Q: Would you explain about the current status of the global nuclear power plant industry and give an outlook on it.

A: 436 nuclear power reactors are currently being operated in 31 countries, such as the U.S., France, Japan, the U.K. and Switzerland. Nuclear power accounts for 15% of total global power generation. The U.S. has the most nuclear reactors (104), while France depends the most on nuclear power generation, with it accounting for 76% of its total power generation. With an eye towards preparing for a low-carbon green growth era, nations around the world are recognizing nuclear power’s ability to break through high oil prices and bring about reductions in greenhouse gases. As a result, a lot of nations are planning to build or expand nuclear power plants. Accordingly, about 430 new nuclear reactors will be built by the end of 2030, resulting in the creation of a 120-trillion-won nuclear power plant market.

Q: How is the international competitiveness of Korea’s nuclear power industry? How can Korea reinforce its competitiveness?

A: As proved in the process to take over the UAE Project, Korea possesses world-class technologies, an impeccable safety record, price competitiveness and a supply chain that can cover the entire nuclear power plant construction process. For example, there have been no nuclear power plant accidents in Korea since first being introduced in 1978. Mohamed Al Hammadi, CEO of ENEC of the UAE said, “We have been deeply impressed by the strong safety and capabilities of Korea Electric Power Corp. (KEPC),”adding, “The KEPCO-led consortium is an excellent team with rich experience. We are sure that it will transfer the knowledge gained from its 30-year-long successful operation of nuclear power plants in Korea to the UAE.”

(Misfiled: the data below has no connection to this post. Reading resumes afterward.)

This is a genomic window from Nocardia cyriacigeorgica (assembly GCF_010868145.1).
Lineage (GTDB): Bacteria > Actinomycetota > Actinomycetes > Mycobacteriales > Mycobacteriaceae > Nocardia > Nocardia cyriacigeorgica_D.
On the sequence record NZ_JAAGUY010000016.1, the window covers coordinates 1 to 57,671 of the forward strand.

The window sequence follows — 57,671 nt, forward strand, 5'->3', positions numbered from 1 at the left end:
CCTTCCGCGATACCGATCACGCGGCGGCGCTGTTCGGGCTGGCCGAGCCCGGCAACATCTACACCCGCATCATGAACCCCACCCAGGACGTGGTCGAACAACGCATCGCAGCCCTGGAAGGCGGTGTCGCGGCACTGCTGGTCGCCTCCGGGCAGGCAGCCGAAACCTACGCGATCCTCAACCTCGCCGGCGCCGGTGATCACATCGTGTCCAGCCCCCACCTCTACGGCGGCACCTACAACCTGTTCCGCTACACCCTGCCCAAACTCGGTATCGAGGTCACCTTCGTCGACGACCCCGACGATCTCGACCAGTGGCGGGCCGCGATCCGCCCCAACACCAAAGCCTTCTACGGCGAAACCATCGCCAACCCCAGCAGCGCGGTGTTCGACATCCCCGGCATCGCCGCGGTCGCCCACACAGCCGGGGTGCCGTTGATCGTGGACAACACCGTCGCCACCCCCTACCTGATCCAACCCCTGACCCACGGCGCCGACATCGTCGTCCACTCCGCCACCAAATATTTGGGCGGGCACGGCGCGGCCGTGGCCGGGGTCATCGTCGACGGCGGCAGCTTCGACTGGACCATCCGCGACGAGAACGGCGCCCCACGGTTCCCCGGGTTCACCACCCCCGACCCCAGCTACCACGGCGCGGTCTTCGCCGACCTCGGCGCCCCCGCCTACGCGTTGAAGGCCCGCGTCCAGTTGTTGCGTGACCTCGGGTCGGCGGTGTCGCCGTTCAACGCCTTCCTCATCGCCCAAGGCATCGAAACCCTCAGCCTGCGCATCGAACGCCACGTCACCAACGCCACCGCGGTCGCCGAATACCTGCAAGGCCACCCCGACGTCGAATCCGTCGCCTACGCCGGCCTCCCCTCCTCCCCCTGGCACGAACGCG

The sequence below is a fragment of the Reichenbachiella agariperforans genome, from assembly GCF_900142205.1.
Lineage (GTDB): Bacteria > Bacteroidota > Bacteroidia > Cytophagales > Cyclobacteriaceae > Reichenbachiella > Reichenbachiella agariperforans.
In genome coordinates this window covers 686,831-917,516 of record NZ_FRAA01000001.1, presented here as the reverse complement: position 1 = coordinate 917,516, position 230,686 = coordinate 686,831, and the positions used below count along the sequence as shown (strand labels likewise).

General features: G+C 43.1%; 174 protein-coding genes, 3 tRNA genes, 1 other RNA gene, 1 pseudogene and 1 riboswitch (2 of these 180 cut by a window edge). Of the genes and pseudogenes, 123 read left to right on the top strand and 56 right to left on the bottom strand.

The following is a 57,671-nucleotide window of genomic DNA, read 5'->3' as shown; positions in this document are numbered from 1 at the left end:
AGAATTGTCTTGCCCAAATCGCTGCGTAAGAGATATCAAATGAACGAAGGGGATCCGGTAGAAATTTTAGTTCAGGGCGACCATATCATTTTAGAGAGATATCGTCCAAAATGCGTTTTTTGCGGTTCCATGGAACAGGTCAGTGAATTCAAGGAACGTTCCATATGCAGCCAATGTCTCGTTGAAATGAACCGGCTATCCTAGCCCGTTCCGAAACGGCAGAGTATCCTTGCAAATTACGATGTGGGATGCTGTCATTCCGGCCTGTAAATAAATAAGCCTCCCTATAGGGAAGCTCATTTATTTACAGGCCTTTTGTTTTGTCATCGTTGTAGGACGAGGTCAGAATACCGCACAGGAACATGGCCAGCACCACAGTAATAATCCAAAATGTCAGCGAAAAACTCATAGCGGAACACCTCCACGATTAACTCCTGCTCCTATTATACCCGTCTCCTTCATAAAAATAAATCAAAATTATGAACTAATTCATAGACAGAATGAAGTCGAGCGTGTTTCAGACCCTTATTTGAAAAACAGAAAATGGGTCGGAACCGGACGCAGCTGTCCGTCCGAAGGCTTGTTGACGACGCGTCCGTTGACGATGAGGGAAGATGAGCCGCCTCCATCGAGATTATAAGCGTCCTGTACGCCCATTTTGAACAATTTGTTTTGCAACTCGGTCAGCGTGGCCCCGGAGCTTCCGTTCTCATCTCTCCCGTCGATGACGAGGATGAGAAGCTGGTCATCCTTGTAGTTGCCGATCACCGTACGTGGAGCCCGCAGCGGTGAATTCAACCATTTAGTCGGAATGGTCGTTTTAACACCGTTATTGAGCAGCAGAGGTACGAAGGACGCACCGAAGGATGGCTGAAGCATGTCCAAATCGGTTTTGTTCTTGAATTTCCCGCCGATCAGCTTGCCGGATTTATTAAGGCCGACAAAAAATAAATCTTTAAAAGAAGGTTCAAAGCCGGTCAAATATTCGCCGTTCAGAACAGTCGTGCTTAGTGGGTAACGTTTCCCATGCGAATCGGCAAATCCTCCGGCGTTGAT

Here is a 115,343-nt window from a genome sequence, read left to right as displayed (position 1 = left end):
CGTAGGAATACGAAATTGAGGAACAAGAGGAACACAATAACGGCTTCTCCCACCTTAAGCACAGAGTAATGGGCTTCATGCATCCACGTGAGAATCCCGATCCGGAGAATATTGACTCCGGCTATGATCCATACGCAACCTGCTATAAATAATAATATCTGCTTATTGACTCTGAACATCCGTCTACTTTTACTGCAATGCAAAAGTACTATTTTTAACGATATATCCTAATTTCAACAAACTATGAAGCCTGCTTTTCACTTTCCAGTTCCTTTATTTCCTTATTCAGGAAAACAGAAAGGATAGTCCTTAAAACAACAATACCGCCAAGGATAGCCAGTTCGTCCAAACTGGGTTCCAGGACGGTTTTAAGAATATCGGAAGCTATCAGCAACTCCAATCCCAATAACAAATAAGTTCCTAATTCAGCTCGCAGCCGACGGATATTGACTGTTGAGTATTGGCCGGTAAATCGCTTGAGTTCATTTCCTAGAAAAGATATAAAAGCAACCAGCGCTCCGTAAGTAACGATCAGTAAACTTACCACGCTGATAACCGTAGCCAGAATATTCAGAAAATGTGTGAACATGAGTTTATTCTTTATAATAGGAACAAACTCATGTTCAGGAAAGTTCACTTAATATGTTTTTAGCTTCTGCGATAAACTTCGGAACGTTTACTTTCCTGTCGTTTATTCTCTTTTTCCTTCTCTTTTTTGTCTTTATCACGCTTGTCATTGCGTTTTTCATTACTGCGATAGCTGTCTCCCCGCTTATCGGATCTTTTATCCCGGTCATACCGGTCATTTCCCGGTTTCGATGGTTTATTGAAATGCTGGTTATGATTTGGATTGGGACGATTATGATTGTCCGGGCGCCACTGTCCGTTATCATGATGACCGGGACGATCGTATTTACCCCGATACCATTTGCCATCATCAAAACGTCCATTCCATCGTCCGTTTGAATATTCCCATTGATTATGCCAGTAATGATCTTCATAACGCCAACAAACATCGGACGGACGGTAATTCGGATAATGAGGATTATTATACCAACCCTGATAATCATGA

However, Korea does depend on foreign countries for some core technologies, and the nation also needs to secure more engineers and enhance its capabilities to supply materials. Korean companies will be able to develop core technologies via the Nuclear Power Generation Export Promotion Strategy which the Korean government plans to introduce by 2012. The core technologies are design codes for nuclear power plants and reactor coolant pumps (RCPs) and man machine interface systems (MMIS).

Q: What are promising future markets for the Korean nuclear power industry? And what are the Korean government’s plans and strategies?

A: The promising future markets are about 40 countries in the Middle East, Asia, Africa and the Americas which are planning to introduce or increase power plant facilities. The Korean government and Korean companies are planning to reinforce overseas marketing activities for the Korean nuclear power plant industry. The Korean government is now devising a Nuclear Power Generation Export Promotion Strategy to actively grow the nuclear power industry as a strategic export item. This strategy will deal with earlier development of core technologies and human resources development among others. The plan will be announced in January.